The proposal for a UNPA was also presented at an international conference on South-South cooperation, SSC, that was held in New Delhi in March. In a session on "One World Global Citizenship," the representative of the UNPA campaign in India, James Arputharaj, suggested that South-South politics should pursue the goal of democratizing global institutions.

Following the federal elections of October 2015, members of the Canadian House of Commons and the Canadian Senate came together in April in Ottawa to re-establish a joint all-party group that deals with UN matters. The purpose of the Canadian Parliamentary Friends of the United Nations is to “support the UN’s current mandate and Canada’s involvement in the UN.” As the group’s co-chair Don Davies, a parliamentarian from Vancouver, explained, the group intends to explore support for a UNPA.

In late April, around fifty students from Germany, Europe, and around the world came together in Halle (Germany) in order to simulate international negotiations on the establishment of UNPA. The chairman of Germany’s Green party and patron of the event, Cem Özdemir, wrote in a message to the participants that he supported the idea of a UNPA from the beginning. Another supportive note was received from Germany’s Vice-Chancellor Sigmar Gabriel.

Support for a UNPA also took a step forward in Sweden. At its national congress, the Swedish Green Party Miljöpartiet de gröna, which is part of the governing coalition, adopted a motion calling "for a democratic United Nations." The motion was accepted by an overwhelming majority of the congress delegates. It expresses the party's support of the UNPA campaign and calls on the Swedish government to advance the proposal at the UN.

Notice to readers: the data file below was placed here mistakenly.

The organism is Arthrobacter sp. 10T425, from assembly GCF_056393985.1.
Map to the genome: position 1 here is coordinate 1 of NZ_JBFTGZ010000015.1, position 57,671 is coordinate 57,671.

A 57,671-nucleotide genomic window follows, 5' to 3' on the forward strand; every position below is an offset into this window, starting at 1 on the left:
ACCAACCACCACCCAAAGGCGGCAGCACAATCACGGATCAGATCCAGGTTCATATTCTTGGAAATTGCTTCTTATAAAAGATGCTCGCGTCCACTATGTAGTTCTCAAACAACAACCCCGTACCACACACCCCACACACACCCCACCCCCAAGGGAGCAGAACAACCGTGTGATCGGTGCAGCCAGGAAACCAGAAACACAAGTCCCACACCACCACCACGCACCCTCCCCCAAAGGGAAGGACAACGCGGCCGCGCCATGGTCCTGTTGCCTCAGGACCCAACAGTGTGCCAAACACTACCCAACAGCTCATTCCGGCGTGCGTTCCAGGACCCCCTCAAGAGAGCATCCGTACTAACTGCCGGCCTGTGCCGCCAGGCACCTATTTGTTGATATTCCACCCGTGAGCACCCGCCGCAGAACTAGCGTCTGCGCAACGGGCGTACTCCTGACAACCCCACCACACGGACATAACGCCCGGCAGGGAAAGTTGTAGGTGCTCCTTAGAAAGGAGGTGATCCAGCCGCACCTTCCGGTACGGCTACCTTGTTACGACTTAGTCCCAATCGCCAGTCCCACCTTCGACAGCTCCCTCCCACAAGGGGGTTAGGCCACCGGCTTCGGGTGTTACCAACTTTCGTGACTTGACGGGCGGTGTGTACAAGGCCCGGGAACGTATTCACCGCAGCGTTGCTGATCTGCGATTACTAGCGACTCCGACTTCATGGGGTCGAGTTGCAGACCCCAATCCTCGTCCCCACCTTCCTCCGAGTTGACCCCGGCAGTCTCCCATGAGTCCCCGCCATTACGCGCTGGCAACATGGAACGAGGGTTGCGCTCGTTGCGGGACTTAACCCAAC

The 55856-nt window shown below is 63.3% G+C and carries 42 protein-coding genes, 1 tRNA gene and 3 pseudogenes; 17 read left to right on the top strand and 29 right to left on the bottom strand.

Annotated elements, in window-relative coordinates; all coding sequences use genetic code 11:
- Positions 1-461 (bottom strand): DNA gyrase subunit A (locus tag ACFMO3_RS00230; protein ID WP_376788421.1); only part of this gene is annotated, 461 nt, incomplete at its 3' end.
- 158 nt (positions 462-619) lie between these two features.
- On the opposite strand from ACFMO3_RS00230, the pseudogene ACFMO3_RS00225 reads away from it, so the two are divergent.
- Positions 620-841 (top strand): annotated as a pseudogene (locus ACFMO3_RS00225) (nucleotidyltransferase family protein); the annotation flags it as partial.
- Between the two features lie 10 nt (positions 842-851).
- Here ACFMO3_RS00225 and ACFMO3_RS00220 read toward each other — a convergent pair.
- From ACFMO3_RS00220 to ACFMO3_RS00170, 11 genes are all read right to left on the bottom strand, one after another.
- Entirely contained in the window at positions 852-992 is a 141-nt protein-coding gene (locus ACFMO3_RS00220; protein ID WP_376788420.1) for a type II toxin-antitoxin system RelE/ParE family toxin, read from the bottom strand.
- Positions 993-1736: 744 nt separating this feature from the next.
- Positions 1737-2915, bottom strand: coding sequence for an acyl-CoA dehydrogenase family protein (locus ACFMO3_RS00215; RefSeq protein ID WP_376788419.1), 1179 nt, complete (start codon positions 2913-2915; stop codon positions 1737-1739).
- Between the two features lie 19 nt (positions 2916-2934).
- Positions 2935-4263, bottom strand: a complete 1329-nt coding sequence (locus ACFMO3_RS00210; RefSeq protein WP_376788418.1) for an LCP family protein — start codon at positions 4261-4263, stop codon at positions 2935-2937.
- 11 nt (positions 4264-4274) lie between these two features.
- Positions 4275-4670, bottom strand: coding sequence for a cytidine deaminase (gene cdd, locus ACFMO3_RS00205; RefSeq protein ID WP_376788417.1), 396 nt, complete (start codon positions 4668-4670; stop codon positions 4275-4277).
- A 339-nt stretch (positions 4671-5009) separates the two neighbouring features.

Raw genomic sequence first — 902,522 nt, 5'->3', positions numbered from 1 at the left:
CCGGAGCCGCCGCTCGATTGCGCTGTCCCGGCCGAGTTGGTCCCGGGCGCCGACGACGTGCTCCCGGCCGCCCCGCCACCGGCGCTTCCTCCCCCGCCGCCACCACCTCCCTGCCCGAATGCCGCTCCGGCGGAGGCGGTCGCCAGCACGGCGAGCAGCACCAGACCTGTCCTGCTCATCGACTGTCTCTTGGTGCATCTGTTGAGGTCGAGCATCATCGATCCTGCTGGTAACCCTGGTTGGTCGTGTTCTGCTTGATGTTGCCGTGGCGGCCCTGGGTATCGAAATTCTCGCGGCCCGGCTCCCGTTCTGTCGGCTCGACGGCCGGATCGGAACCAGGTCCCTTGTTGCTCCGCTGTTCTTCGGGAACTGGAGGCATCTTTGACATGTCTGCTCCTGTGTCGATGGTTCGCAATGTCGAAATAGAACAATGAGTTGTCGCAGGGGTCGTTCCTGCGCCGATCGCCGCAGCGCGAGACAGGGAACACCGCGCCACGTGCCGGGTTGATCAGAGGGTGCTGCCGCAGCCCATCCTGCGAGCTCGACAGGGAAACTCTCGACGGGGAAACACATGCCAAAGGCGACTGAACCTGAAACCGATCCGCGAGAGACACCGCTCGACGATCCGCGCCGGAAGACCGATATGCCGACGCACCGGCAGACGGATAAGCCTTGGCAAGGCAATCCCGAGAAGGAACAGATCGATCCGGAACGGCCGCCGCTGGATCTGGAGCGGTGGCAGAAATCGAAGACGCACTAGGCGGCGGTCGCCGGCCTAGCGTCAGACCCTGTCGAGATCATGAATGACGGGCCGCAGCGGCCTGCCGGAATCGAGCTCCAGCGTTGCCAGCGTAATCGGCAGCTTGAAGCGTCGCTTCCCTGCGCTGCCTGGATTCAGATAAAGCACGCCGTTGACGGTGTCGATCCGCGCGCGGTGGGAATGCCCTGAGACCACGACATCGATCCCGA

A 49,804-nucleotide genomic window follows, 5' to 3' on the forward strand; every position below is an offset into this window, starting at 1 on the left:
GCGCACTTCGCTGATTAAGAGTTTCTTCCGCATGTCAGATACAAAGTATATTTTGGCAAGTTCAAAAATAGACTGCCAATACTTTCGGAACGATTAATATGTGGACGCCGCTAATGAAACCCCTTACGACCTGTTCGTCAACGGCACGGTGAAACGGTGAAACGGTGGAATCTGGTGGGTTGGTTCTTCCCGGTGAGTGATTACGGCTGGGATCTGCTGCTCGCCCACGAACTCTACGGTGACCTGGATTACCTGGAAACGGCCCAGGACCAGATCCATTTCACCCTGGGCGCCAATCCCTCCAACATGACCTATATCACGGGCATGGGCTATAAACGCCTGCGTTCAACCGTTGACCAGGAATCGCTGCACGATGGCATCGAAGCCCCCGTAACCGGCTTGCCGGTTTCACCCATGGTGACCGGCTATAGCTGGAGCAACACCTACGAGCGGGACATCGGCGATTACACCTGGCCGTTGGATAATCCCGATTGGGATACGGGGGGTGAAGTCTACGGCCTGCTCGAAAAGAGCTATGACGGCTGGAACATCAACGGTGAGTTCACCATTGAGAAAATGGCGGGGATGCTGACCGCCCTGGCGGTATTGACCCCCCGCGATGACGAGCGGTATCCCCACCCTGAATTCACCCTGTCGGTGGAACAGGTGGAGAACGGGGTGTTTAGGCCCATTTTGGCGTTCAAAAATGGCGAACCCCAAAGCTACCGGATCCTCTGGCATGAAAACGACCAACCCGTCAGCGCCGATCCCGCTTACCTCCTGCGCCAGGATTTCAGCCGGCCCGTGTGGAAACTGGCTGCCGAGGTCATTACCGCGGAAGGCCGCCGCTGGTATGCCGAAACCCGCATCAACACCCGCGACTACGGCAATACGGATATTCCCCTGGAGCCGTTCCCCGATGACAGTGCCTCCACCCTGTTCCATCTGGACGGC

Besides this news from parliaments and politicians around the world, positive developments also took place in the academic realm. In June, around twenty researchers and practitioners met for two days at Griffith University in Brisbane, Australia, to discuss "the practical politics of global integration." According to the convenors of the World Government Research Network, Luis Cabrera of Griffith University and James Thompson of Hiram College in Ohio, "over the past two decades, some of the world's leading International Relations theorists, normative political theorists, international law scholars, economists and sociologists have turned their attention to the concept of world government. They have assessed the prospects for full global integration, and in many cases identified reasons to support it." The establishment of a world parliament was one of the topics discussed at the workshop.

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"What would US cuts to the UN look like?"

In President Donald Trump’s most recent budget proposal, there were explicit calls to reduce United States’ funding to several United Nations organizations. While the US is the largest funder of the general UN system, not every affiliated organization benefits from US monetary support to the same extent. In an article recently published by the Brookings Institute, authors John McArthur and Krista Rasmussen discuss the implications for individual UN organizations as well as for the US should the latter significantly reduce its support in the upcoming fiscal year.